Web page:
It’s possible that the seams of the roofing membrane, which is installed as insulation, were not adequately secured, resulting in the potential for moisture to seep through small gaps. Since the rolls of the membrane are not typically large enough to cover an entire roof in one continuous piece, they need to be overlapped. If these overlaps were not joined effectively, it could lead to water infiltration. And it is there that a leak could be coming from.

Proximity To The HVAC Unit

The presence of an HVAC installation can make certain areas of the roof more prone to leaks, as the roofing material may struggle to adhere properly to the complex shape. Additionally, roofs with steep valleys or pitches can pose challenges in terms of proper installation. If you suspect that either of these situations is occurring on your new roof, it’s crucial to take prompt action. Addressing the issue as soon as possible is highly recommended.

Clogged Gutters

When debris accumulates and clogs your gutters or downspouts, water backup can occur, resulting in overflow onto your roof. Even if your roof is newly installed, this overflow can lead to water seepage beneath the roofing materials, causing leaks. To prevent such issues, it’s important to regularly clean and maintain your gutters and downspouts. This ensures proper drainage and helps safeguard your roof from water damage.

What to Do if Your New Roof Is Leaking

So, now that you know why your new roof could be leaking, it’s time to quickly discuss how to react to the situation. This way, you can avoid further damage and ensure that your roof is fixed properly.

Be Rational and Calm

When faced with a leaking roof, it’s important to refrain from attempting immediate repairs or patching up the affected area yourself. Instead, focus on assessing the problem and promptly contacting your roofer to inspect the leak. It’s also crucial to remain calm during this process, as getting agitated and yelling at the roofer who installed your roof will only elevate your stress levels and sour your relationship with the company. Take control of the situation by gathering as much information as possible and relying on a professional to thoroughly inspect and address the leak.

Find the Leak

To identify the problem area, begin by inspecting your attic for any signs of light coming through the roof. These spots can serve as indicators of the leak’s source. Take note of the locations where you observe these holes. If the structure isn’t too tall and it is safe to do so, consider climbing to the top of the roof to detect the source of the leak. Prioritize your safety by wearing appropriate protective gear to avoid any injuries.

Once you have located the potential sources, assess the severity of the issue. Make a list of the number of leaks and measure the size of the holes if possible. Doing this homework will enable you to clearly explain the problem to the roofing expert, saving time during their inspection and subsequent repairs. Remember, don’t try to fix the problem yourself, just make sure you know where it is.

Contain the Leak

Upon discovering a leak in your new roof and identifying the problem area, it’s crucial to take immediate action to contain the water and prevent further damage. One simple way to achieve this is by placing a bucket or pot in your attic to catch the water as it seeps through the roof. This containment measure is relatively straightforward to implement.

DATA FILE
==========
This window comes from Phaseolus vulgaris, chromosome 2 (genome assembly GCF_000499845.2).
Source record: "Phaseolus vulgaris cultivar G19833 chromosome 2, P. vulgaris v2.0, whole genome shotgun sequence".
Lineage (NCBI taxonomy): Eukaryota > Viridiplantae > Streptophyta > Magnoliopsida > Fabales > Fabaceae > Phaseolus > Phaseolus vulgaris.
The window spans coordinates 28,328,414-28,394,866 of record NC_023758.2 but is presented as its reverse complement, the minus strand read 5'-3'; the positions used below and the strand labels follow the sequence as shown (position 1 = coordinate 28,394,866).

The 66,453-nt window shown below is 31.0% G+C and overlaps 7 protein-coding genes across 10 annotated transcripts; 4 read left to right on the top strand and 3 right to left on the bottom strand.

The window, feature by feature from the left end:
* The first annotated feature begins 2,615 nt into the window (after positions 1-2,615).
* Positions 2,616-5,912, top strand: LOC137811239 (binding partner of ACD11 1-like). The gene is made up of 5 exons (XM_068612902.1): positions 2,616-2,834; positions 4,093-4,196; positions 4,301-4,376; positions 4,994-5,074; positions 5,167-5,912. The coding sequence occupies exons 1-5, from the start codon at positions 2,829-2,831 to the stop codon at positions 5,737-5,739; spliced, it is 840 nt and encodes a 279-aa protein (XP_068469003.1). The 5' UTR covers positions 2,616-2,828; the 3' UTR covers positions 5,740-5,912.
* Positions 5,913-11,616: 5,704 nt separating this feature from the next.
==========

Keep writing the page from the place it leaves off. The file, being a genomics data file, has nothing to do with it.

Avoid attempting any repairs to the roof itself in an effort to stop the water from entering. Doing so could potentially void any existing roof warranties and limit your options for resolving the leak without incurring additional expenses. By promptly containing the water and avoiding DIY repairs, you can mitigate the risk of escalating costs associated with repairing water damage within your home.

Remove Items Around the Leak

When you observe water seeping into your house, it’s important to take immediate action to protect your belongings. Clear any clothing, photos, furniture, and valuable items from beneath the affected area. Additionally, remove any items stored in the attic until the issue is resolved. If you notice leaks near electrical components, cover sockets and plugs with plastic or a tarp to prevent water from reaching the electrical parts and wires. Place buckets or containers strategically underneath the leak to collect the dripping water.

While it may be tempting to follow a do-it-yourself guide to block suspected leaks, it is strongly advised against doing so. Attempting DIY fixes can lead to regrettable consequences. It’s best to leave the repairs to professionals to ensure a proper and long-lasting solution. Ignoring the issue or attempting temporary fixes could potentially result in a more severe disaster down the line.

Take Photos of the Leak

As soon as you discover leaks, it’s advisable to take photographs of the problem area. This documentation serves as solid proof for both the roofing professional and the insurance company, ensuring they understand the severity of the issue. Your proactive approach to capturing images will assist the roofer in pinpointing the actual problem and determining the necessary repairs.

Contact Your Roofer

If your roof is still covered by a warranty, you can typically have most issues addressed at no additional cost. Simply contact the roofing company responsible for the installation or the warranty provider. They will handle any repairs or problems that fall within the terms of the warranty coverage.

Dealing with a leaky new roof can be nerve-wracking and stressful, but it’s important to remain calm and follow the advice shared in this helpful guide. Instead of questioning why your recently installed roof is leaking, focus on identifying the root cause of the problem. Take the time to investigate potential reasons for the roof leak and take necessary measures to prevent further damage. Most importantly, reach out to a trusted local roofing service to address the issue and restore your peace of mind. Roof replacements can be expensive, but leaks can be just as costly, so approach this matter with the care it deserves.